Sampson says: "Falcarius represents evolution caught in the act, a primitive form that shares much in common with its carnivorous kin, while possessing a variety of features demonstrating that it had embarked on the path toward more advanced plant-eating forms."
In addition to Kirkland, Zanno and Sampson, other co-authors of the study were fossil preparator Donald DeBlieux, who directed excavation for the Utah Geological Survey, and George Washington University therizinosaur expert James M. Clark. The study was funded by a $100,000 grant from the Discovery Channel to the Utah Geological Survey, which provided a matching $100,000.
A Place to Eat and a Place to Die
Falcarius means sickle-maker, so named because later plant-eating therizinosaurs had 3-foot-long, sickle-like claws. The species name, utahensis, comes from the fact the new species was discovered in east-central Utah, south of the town of Green River.
The new species was excavated from ancient gravely mudstones at the base of the Cedar Mountain rock formation, at a site named the Crystal Geyser Quarry after a nearby manmade geyser that spews cold water and carbon dioxide gas.
Kirkland estimates hundreds to thousands of individual dinosaurs -- from hatchlings to adults -- died at the 2-acre dig site.
In the past, scientists have suggested a number of possible explanations for such mass deaths in the fossil record, Sampson says. These include drought, volcanism, fire and botulism poisoning from water tainted by carcasses.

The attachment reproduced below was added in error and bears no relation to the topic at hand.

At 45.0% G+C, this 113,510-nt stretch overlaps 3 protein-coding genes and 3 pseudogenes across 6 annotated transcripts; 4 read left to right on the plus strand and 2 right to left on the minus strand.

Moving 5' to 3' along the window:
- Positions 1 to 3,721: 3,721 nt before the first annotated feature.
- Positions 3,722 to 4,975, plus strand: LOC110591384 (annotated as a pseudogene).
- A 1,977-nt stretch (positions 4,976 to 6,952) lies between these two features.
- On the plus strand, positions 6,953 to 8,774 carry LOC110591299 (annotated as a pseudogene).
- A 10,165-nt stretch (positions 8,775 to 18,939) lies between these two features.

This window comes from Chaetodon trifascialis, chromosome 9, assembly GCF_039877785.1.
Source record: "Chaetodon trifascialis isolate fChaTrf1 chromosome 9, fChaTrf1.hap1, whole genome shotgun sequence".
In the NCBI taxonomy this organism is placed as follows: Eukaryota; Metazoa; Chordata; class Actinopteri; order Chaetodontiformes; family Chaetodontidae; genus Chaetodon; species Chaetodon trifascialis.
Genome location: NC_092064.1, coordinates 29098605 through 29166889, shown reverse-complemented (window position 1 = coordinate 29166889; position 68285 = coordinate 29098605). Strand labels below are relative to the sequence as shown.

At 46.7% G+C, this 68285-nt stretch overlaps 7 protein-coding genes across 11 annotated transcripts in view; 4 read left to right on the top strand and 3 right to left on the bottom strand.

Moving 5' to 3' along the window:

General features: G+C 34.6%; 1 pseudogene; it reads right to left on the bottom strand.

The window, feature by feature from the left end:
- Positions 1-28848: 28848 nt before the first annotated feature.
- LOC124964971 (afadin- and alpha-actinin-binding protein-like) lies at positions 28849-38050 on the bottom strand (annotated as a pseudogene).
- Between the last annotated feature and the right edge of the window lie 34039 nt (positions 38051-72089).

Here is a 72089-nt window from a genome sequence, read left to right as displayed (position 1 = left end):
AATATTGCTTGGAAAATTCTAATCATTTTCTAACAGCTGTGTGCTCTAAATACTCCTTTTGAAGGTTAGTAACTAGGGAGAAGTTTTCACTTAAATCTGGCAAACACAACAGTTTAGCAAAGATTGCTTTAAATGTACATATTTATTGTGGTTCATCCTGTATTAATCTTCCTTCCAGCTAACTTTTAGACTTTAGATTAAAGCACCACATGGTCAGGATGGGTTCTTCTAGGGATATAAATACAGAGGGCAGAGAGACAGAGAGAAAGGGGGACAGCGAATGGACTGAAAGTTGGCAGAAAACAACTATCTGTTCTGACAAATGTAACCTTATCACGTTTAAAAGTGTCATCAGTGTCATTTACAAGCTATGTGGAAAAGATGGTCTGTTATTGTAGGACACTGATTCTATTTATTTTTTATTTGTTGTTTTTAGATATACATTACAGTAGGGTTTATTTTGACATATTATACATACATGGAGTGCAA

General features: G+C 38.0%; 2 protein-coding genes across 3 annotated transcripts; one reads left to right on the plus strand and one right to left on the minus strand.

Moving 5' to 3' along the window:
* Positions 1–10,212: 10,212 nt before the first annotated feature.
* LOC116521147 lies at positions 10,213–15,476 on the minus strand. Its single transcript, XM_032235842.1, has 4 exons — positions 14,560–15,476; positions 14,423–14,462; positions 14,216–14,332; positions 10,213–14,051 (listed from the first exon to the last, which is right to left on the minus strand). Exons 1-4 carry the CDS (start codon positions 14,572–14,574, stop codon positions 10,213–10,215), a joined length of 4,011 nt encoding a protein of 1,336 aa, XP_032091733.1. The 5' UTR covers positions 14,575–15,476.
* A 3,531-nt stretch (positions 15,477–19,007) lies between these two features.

Kirkland leans toward a theory developed by Celina and Marina Suarez, twins who are geology graduate students at Temple University in Philadelphia. Their research on carbonate-rich sediments in which the dinosaurs were buried suggests the area was near or in a spring, and that there were at least two mass die-offs. That raises the possibility the dinosaurs were drawn repeatedly to the site by water or an attractive food source -- perhaps plants growing around the spring -- and then the spring occasionally would poison the animals with toxic gas or water, Kirkland says.
Falcarius is the fourth new dinosaur species Kirkland has discovered in the Cedar Mountain Formation's Yellow Cat member (a unit of the formation) in 11 years. Others are meat-eaters Utahraptor and Nedcolbertia, and an armored dinosaur named Gastonia.
An American Dinosaur?
Therizinosaurs have been found for 50 years in China and Mongolia, but were not recognized as a distinct group until about 25 years ago, Sampson says.
The only therizinosaur known previously from North America was Nothronychus, which Kirkland discovered in the late 1990s in New Mexico. It was 90 million years old, so scientists initially believed the older therizinosaurs in China had migrated over a land bridge from Asia through Alaska to the American Southwest.
But due to the constantly shifting plates of Earth's surface, Alaska didn't exist 125 million years ago -- the age of both Falcarius and the oldest known Chinese therizinosaur, Beipiaosaurus. So scientists now wonder if therizinosaurs originated in Asia and migrated through Europe to North America before the Atlantic Ocean basin opened up, or if they originated in North America and migrated through Europe to Asia.
"Falcarius may have been home-grown," Kirkland says.
"This discovery puts the most primitive therizinosaurs in North America," Zanno says. "This tells us that North America potentially could be the place of origin for this group of dinosaurs."
Kirkland says Falcarius likely was covered with shaggy, hair-like "proto-feathers," which may or may not have had a shaft like those found in bird feathers.